In the garden
We are back to normal – weather wise that is. Hopefully with the slightly warmer temps we’ll be able to wrangle out another summer harvest.
As fall nears, preservation efforts continue here on the urban homestead. I can safely say this has been the best canning year’s yet – the pantry’s packed (Ma Ingalls and Laura Ingalls would be proud)! This week we are trying a new fig preservation recipe – sweet fig pickles! After all, with all these figs, one starts looking for different ways to preserve them and this one sounds yummy. Also we are putting up enough fig preserves to enjoy fig jam grilled cheese and arugula sandwiches come fall and winter – delicious!
Another round of preservation today – freezing eggplant, canning peppers and more figs!
How have you come up with different ways, recipes to preserve your harvest this year?
We’ve been getting a lot of call for produce and eggs. Unfortunately with the recent publicity of our main source of income,DerVaes Gardens, demand exceeds supply – feeding us first, clients second and whatever’s leftover goes to individuals (oh and don’t forget the animals!) So, actually the publicity doesn’t really help – monetarily that is. In fact it has a slightly opposite effect. Though this reality is slightly frustrating, I guess it could be said that we are “selling an idea-way of life” instead — which in the end is priceless. But we are living in a world where one does have to make a living and more so that we’ve decided to share our journey with the world. Like I said to somebody the other day who really likes what we’ve accomplished and wants us to do even more “if you want me (us, PTF) to be around in 10 or 20 years then we have to find a way this outreach/work can support itself.”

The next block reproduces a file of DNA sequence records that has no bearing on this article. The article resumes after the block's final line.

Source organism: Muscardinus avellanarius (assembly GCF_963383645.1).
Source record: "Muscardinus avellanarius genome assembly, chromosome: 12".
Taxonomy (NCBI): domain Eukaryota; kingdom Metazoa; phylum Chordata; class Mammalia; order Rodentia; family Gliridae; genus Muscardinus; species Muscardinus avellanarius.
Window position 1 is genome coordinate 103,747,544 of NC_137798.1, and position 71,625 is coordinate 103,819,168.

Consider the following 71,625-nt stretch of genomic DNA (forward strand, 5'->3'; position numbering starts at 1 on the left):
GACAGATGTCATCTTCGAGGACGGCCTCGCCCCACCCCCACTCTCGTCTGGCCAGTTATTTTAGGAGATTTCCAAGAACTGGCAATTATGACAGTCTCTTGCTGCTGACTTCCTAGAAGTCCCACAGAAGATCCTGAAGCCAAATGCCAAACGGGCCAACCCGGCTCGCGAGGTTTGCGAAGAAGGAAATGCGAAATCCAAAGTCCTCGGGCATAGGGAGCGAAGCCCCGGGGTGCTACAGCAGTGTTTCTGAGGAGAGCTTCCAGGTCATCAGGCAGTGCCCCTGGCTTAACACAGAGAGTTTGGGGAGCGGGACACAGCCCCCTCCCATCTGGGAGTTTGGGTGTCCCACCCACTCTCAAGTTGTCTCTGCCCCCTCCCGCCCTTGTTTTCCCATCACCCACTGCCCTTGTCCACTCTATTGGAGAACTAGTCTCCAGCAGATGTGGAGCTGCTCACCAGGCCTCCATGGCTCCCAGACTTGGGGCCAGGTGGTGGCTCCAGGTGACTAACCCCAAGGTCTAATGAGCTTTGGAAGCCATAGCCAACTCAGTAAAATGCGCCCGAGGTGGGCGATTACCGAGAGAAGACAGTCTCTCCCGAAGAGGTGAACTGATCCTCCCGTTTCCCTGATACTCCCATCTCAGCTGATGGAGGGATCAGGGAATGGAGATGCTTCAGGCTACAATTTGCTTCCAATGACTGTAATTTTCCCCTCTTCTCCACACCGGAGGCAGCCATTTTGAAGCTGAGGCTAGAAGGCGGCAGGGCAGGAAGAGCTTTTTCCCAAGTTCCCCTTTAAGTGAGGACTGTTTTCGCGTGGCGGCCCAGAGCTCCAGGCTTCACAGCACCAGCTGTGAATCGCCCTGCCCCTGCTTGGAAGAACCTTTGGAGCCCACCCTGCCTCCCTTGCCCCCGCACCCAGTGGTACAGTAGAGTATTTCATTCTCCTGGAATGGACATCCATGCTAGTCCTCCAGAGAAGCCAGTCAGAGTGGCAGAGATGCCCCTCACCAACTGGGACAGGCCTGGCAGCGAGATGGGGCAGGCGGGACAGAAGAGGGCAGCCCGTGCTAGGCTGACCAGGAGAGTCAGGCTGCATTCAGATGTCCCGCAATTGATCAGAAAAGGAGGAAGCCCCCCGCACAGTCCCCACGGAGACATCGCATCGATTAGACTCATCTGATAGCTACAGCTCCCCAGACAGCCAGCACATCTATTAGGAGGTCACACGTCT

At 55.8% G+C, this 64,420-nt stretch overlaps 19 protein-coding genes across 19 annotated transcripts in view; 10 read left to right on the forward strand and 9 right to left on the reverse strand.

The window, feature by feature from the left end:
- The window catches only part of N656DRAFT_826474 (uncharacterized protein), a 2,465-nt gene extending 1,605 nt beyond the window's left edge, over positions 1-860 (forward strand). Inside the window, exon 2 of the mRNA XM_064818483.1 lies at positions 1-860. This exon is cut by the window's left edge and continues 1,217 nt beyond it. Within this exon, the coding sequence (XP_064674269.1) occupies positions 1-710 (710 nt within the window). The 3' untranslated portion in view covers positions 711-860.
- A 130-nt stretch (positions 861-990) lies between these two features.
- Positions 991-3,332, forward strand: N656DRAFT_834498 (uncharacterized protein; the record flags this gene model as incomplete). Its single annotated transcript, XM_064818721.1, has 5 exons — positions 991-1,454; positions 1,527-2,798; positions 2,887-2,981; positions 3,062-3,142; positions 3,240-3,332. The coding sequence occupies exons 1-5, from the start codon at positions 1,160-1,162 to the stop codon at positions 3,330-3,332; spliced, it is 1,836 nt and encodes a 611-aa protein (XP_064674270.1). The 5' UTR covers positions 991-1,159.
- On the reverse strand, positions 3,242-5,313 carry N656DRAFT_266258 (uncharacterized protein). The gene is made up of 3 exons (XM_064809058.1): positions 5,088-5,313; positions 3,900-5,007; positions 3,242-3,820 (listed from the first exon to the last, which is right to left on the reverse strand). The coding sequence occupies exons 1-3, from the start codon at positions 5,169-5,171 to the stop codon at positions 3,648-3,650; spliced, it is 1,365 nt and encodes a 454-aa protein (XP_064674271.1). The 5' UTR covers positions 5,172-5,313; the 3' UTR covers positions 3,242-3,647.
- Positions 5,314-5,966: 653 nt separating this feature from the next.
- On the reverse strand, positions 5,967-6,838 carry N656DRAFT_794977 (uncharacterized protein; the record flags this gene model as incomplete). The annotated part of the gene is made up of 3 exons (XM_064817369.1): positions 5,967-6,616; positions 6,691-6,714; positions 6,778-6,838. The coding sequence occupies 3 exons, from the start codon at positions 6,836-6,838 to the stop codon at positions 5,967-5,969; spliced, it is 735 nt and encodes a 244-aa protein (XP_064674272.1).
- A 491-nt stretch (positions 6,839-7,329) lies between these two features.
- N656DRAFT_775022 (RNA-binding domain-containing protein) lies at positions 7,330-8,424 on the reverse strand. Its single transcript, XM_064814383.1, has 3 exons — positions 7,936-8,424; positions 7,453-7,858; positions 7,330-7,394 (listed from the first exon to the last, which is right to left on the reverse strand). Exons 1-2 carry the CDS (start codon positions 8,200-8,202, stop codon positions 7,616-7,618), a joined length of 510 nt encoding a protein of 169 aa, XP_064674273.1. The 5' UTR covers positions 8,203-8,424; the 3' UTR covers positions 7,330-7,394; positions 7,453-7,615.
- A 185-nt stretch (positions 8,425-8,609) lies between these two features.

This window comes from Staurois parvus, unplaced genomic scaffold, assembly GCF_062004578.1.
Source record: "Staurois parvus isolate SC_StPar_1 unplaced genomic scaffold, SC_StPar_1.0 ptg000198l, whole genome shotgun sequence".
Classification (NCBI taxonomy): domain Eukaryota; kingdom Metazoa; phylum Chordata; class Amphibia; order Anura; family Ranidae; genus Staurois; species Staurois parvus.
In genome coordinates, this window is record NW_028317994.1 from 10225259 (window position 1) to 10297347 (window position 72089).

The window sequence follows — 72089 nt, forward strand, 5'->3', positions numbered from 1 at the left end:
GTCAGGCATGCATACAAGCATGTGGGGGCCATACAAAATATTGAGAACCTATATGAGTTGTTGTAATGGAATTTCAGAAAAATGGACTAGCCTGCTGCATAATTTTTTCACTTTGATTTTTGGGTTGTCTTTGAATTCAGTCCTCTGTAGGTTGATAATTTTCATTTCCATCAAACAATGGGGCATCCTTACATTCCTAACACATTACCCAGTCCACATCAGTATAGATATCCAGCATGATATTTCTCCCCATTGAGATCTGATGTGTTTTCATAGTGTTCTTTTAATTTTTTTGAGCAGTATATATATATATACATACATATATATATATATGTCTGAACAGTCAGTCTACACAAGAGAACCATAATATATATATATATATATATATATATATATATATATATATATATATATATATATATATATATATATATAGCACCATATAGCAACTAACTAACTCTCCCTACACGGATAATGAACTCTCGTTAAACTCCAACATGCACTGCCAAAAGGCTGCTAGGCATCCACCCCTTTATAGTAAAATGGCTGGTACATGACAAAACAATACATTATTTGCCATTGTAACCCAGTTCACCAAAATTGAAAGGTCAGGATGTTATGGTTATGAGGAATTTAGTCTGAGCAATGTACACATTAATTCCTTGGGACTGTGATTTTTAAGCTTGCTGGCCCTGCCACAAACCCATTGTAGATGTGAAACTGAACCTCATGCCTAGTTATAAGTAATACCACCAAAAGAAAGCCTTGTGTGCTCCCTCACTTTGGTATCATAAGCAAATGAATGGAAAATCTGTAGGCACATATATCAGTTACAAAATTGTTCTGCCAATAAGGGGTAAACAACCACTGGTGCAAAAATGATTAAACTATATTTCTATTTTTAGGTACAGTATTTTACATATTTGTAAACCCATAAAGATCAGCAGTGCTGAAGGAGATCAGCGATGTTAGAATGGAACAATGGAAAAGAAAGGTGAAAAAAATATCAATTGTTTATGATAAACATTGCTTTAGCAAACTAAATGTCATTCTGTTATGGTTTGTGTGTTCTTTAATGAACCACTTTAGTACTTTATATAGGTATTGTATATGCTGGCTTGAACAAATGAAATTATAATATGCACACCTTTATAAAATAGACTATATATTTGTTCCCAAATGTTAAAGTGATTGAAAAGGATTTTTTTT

The summer salad crop which was decimated by the harlequin bugs is slowly coming back. In a few weeks, we will be able to go back to supplying and satisfying our clients. So that’s some good news.
In the barnyard
We are dealing with a abnormality amongst our duckies – a broody duck! Yeah, I know, Khaki Campbells really don’t “go broody” – their breed is not known for being good “sitters.” But turns out that we have the odd one out in the flock that’s reverted back. Since these ducks are exceptional layers (over 320 eggs a year) seems that she’s got a broody gene that’s normally been bred out of Khaki Campbells but that’s what happens sometimes with heirloom breeds. She get’s into a dither when you approach the nest and she’s fluffs about. Such a silly girl, and silly sight.
We experience some website difficulties over the weekend – our sustainable hosting company needed to move our site onto another server. Now, that the dust has cleared hopefully things are back to normal.
There are some stuff in the works (goings on behind the scenes) here at the urban homestead. Hopefully we’ll have news soon.
In the meantime, it’s all about working, planting, harvesting and striving towards a more sustainable, self reliant life.
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